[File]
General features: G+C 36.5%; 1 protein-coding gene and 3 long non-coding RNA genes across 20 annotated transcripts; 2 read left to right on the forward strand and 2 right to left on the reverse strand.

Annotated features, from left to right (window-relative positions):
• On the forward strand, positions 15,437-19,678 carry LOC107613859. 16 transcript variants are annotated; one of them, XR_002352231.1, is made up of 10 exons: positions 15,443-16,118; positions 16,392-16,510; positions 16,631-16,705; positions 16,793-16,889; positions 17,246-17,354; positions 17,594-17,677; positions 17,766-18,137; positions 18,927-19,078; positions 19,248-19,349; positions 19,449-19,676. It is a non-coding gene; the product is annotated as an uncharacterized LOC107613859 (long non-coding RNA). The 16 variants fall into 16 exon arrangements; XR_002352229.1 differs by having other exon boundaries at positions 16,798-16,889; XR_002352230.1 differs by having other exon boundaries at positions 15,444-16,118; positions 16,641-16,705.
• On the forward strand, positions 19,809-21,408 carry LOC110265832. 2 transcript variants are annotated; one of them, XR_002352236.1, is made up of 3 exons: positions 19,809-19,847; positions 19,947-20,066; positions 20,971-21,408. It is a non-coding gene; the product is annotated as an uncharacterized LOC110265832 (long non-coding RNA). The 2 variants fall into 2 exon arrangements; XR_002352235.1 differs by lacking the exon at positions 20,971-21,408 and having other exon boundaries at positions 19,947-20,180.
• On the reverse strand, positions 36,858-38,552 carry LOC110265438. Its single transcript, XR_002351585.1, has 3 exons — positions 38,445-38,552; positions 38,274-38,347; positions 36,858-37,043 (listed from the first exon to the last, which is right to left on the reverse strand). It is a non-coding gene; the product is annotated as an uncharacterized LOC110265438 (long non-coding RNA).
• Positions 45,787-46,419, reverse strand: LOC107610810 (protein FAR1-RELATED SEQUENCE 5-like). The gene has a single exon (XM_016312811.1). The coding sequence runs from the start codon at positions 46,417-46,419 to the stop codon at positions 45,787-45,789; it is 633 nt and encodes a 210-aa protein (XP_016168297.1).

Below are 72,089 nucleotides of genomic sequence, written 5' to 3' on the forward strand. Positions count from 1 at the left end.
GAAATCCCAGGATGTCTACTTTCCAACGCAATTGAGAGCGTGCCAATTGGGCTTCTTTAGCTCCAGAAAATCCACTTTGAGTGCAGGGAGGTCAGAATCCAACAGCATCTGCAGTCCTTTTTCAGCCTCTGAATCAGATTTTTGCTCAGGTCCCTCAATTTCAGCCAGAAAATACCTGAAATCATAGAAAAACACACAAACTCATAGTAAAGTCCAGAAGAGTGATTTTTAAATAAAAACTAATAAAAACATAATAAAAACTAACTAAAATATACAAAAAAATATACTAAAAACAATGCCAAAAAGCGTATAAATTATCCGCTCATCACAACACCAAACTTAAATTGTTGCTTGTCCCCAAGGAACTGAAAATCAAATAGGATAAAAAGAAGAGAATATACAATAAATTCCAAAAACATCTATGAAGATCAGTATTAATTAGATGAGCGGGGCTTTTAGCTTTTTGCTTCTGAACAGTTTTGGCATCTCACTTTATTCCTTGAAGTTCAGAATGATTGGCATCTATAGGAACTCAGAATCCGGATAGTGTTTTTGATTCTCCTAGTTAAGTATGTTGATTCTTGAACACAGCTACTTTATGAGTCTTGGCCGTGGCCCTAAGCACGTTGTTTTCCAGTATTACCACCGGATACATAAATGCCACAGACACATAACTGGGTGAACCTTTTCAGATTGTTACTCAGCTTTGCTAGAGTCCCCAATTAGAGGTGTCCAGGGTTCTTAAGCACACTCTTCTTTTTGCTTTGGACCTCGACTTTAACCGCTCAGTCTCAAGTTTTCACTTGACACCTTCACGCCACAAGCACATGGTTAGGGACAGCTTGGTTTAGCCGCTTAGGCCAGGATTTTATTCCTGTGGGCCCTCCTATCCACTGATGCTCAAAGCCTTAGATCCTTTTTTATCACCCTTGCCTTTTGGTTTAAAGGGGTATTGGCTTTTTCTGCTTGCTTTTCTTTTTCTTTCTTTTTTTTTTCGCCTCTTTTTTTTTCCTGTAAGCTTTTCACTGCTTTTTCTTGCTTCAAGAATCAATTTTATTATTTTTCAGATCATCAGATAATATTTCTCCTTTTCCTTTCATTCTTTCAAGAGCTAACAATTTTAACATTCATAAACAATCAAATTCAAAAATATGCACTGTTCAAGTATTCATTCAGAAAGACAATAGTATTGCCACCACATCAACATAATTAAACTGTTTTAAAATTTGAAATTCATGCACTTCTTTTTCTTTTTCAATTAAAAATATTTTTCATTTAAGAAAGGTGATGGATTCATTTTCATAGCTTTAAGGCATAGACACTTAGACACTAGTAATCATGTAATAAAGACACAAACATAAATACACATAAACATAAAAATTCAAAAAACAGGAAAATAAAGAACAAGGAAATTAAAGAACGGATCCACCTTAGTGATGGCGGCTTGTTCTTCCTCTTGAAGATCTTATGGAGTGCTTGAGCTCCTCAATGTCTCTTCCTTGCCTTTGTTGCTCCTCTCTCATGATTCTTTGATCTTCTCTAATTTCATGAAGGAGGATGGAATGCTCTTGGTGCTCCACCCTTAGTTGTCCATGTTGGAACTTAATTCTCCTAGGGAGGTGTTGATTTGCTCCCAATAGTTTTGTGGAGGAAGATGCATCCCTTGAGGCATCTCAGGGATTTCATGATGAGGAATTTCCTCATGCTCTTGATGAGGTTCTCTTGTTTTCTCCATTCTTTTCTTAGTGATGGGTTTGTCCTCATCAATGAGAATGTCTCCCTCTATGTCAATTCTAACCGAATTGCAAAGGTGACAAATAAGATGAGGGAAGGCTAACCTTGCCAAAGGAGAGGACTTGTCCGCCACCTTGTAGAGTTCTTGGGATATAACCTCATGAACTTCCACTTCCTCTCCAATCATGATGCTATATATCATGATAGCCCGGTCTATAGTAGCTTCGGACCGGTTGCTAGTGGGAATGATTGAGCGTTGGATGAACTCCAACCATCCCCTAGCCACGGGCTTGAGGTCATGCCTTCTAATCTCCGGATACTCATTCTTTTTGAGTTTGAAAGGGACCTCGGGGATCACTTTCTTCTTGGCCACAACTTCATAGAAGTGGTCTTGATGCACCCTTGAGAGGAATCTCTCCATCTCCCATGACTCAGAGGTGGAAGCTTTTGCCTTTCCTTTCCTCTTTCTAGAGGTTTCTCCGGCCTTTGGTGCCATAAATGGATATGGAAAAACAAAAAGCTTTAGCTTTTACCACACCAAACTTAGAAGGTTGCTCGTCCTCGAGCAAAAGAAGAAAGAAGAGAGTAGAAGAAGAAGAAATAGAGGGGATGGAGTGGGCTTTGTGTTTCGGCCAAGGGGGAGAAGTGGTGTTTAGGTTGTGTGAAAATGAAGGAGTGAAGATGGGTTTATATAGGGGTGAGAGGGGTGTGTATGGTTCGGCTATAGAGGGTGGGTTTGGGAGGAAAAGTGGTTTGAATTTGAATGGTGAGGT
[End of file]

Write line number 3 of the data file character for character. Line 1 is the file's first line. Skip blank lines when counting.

• On the forward strand, positions 15,437-19,678 carry LOC107613859. 16 transcript variants are annotated; one of them, XR_002352231.1, is made up of 10 exons: positions 15,443-16,118; positions 16,392-16,510; positions 16,631-16,705; positions 16,793-16,889; positions 17,246-17,354; positions 17,594-17,677; positions 17,766-18,137; positions 18,927-19,078; positions 19,248-19,349; positions 19,449-19,676. It is a non-coding gene; the product is annotated as an uncharacterized LOC107613859 (long non-coding RNA). The 16 variants fall into 16 exon arrangements; XR_002352229.1 differs by having other exon boundaries at positions 16,798-16,889; XR_002352230.1 differs by having other exon boundaries at positions 15,444-16,118; positions 16,641-16,705.